Crank handle pasta makers have found a whole new lease of life thanks to imaginative artists. Instead of using them to make delicious dishes, creatives have discovered that pasta makers are prefect miniature printing presses.
We stumbled across the technique after artist Leslie Watts (opens in new tab) Tweeted about her first attempt of using a pasta maker to create a drypoint field mouse. On her blog (opens in new tab) Watts explains how the drypoint process works.
"Instead of working on a traditional metal etching plate, I've scratched a piece of plastic with the tip of a scalpel to create the image," she reveals. "When intaglio ink is spread onto the plate and rubbed away with a piece of tissue paper, the scratches retain the ink."
Drypoint is an intaglio technique, a printmaking technique where an image is produced by etching into a printing plate, traditionally made of copper. When ink is applied and then wiped off the plate, some ink remains caught in the incisions, creating the image when pressed firmly onto paper.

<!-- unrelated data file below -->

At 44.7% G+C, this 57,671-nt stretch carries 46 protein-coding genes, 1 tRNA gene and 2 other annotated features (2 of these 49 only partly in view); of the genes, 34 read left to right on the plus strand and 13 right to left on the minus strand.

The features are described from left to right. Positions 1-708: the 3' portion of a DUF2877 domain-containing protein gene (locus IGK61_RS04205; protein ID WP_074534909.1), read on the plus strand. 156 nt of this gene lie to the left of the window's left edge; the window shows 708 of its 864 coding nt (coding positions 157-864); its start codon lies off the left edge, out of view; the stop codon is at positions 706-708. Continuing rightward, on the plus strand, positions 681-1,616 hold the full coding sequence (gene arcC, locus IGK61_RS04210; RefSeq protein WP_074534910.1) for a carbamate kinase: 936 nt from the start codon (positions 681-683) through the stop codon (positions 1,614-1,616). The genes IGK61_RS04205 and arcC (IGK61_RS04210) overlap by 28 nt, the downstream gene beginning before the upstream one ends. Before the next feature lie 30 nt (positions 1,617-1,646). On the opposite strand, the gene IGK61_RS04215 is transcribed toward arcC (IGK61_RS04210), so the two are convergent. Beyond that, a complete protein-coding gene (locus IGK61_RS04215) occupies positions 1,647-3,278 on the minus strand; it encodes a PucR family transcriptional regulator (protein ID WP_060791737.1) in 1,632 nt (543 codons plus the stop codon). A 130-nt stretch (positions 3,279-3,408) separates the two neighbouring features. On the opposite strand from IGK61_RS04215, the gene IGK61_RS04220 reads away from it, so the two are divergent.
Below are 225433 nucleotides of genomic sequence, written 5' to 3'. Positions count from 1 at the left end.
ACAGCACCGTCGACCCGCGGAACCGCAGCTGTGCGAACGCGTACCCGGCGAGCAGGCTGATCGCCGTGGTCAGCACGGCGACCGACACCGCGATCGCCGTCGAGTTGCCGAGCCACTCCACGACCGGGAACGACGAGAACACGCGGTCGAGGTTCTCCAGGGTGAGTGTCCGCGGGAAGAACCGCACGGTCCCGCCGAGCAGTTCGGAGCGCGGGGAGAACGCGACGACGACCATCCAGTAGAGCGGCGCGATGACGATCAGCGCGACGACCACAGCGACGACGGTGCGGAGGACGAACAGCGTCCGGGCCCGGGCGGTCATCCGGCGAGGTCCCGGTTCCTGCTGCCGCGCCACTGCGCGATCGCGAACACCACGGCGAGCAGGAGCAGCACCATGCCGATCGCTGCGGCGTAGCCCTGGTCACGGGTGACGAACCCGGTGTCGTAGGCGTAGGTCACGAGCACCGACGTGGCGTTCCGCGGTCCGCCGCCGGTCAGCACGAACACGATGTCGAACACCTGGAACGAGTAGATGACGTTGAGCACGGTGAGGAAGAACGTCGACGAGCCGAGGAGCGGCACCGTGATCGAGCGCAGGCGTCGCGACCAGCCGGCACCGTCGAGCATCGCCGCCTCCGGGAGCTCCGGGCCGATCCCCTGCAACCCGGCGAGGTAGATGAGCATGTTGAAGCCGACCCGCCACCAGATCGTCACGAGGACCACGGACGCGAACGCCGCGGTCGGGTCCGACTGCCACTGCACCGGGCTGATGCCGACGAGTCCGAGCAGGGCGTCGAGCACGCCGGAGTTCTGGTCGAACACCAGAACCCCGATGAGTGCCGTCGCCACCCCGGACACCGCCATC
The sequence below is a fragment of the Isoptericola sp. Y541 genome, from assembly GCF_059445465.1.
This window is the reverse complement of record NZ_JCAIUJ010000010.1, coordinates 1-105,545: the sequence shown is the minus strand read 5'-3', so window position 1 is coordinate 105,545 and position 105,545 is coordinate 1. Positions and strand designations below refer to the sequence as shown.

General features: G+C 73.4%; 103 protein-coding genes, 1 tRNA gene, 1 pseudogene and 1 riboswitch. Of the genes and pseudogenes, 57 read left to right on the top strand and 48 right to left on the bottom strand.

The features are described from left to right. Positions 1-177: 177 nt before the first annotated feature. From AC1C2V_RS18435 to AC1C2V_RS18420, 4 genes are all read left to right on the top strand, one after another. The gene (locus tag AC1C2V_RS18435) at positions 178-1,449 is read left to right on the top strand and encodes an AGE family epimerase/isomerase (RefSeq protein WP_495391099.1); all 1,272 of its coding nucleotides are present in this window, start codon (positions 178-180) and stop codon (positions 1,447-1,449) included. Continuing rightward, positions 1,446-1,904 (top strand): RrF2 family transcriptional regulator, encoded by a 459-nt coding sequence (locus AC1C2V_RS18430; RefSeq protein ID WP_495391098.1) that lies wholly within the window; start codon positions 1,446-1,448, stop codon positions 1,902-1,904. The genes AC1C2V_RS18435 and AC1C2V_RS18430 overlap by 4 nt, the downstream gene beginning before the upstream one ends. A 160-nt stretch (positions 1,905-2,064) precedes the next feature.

Watts turned to her pasta maker because she didn't have a proper printing press of her own. "I've used a pasta maker to roll a damp piece of Stonehenge printmaking paper against the plastic," she adds. "The rollers provide enough pressure to transfer the inked image onto the paper."
Sadly she didn't film the process, but a quick search of YouTube revealed that plenty of other artists have turned to pasta makers to help them print pictures. They're even nice enough to explain the process. So if you're bored of just cooking with your pasta maker, check out the videos below to see how you can use it as a printing press.
It seems to be the week of weird printing techniques, with Tech Insider posting a popular video (opens in new tab) of a handheld printer this week as well.